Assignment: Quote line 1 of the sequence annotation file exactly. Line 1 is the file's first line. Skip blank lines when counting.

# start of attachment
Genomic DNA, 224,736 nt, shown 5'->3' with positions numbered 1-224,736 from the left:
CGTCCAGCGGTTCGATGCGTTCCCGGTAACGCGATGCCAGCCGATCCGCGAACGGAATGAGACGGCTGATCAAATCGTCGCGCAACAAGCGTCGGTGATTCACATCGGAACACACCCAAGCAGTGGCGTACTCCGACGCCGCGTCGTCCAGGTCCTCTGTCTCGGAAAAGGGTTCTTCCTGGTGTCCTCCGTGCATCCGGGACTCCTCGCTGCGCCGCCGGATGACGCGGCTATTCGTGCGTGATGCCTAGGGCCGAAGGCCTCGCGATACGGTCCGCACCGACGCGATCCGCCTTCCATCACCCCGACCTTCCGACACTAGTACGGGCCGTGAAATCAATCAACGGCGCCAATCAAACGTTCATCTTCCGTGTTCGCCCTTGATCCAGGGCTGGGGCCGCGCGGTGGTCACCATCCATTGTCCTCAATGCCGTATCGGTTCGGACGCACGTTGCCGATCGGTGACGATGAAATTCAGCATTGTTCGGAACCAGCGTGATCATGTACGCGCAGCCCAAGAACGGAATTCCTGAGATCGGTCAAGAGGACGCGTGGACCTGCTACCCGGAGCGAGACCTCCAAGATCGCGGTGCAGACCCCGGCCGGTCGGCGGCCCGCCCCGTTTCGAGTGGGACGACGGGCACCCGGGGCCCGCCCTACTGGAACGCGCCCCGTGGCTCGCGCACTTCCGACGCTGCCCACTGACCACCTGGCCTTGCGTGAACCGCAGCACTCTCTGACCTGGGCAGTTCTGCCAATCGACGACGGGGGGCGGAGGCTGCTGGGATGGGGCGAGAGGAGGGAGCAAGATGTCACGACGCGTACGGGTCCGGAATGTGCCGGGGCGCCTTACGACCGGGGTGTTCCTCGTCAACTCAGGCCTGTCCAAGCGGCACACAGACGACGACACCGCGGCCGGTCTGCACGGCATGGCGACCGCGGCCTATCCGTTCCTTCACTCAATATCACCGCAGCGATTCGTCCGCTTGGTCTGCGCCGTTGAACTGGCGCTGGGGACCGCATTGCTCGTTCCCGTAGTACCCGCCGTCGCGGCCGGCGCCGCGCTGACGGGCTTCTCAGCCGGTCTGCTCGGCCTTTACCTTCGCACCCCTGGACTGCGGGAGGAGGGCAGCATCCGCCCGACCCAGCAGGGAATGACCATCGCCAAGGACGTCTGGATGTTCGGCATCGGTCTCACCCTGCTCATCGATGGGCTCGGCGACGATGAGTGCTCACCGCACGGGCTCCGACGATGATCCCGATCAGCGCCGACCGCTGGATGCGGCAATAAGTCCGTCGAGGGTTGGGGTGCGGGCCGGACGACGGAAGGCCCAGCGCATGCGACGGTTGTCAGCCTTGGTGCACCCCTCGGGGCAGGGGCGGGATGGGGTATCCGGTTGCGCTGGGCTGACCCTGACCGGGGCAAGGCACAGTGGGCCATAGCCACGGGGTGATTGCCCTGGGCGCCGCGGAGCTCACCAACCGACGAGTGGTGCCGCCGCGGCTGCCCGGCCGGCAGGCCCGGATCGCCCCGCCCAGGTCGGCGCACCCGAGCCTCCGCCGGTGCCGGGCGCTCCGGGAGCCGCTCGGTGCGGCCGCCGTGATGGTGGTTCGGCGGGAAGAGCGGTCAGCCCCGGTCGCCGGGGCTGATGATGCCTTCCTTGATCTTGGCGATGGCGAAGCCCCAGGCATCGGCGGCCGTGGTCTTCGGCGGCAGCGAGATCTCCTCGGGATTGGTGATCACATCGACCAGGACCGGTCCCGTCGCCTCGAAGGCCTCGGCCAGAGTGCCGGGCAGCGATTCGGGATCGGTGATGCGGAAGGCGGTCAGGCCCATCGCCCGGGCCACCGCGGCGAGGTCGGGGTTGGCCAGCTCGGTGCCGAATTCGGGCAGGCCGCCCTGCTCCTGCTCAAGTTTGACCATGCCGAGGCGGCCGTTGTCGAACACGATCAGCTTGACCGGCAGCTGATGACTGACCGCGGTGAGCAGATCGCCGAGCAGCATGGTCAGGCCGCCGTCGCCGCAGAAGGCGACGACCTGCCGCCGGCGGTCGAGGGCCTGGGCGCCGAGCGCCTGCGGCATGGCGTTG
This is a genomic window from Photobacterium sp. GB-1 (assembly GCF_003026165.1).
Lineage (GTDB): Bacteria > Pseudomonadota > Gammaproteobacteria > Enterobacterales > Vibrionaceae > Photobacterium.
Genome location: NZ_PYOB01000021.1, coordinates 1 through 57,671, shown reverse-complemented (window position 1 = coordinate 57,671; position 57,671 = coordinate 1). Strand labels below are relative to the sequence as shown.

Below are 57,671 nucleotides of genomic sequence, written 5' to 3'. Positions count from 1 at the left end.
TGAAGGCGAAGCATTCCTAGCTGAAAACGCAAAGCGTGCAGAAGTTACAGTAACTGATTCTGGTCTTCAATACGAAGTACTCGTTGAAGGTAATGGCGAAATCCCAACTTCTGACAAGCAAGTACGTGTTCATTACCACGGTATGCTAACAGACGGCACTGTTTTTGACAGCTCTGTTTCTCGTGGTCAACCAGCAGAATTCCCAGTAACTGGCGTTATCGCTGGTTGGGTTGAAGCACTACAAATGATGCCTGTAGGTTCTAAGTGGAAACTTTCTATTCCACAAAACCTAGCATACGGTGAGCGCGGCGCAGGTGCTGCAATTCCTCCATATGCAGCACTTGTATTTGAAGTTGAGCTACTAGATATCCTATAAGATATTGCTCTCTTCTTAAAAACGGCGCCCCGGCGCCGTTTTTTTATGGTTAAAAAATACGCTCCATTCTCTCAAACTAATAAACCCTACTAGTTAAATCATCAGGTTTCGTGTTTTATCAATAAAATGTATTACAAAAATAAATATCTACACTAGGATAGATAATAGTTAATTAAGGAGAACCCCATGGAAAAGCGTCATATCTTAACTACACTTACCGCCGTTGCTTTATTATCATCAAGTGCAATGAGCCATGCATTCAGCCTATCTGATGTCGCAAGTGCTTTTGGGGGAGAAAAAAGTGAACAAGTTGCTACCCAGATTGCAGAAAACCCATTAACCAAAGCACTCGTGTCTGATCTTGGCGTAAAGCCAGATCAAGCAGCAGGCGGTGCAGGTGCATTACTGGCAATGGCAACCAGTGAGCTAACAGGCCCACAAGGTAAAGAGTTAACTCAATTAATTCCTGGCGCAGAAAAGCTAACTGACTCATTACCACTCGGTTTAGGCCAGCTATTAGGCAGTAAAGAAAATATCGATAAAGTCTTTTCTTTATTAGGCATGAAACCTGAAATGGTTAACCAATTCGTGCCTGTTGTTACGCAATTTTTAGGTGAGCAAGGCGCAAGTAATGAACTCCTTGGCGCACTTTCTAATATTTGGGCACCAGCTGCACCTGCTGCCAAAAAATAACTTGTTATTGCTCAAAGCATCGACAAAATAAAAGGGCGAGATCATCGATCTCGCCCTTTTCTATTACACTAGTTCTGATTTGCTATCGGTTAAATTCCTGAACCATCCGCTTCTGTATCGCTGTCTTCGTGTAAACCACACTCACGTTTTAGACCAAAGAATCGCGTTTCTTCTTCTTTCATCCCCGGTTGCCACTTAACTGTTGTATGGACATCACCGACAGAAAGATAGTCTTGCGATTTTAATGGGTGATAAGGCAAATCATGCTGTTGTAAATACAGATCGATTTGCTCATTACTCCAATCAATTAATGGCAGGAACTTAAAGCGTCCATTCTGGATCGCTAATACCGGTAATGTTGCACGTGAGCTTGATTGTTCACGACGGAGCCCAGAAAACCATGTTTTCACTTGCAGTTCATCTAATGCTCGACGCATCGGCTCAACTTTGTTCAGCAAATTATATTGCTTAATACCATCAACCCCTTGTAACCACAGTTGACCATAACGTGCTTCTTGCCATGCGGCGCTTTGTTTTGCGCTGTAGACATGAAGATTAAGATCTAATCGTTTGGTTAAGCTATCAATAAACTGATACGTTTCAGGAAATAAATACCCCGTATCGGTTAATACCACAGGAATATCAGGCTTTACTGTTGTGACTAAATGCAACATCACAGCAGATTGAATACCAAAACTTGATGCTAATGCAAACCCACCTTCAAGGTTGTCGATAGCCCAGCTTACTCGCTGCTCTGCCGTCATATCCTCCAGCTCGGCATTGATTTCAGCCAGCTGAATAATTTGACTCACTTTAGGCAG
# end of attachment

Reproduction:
Genomic DNA, 224,736 nt, shown 5'->3' with positions numbered 1-224,736 from the left: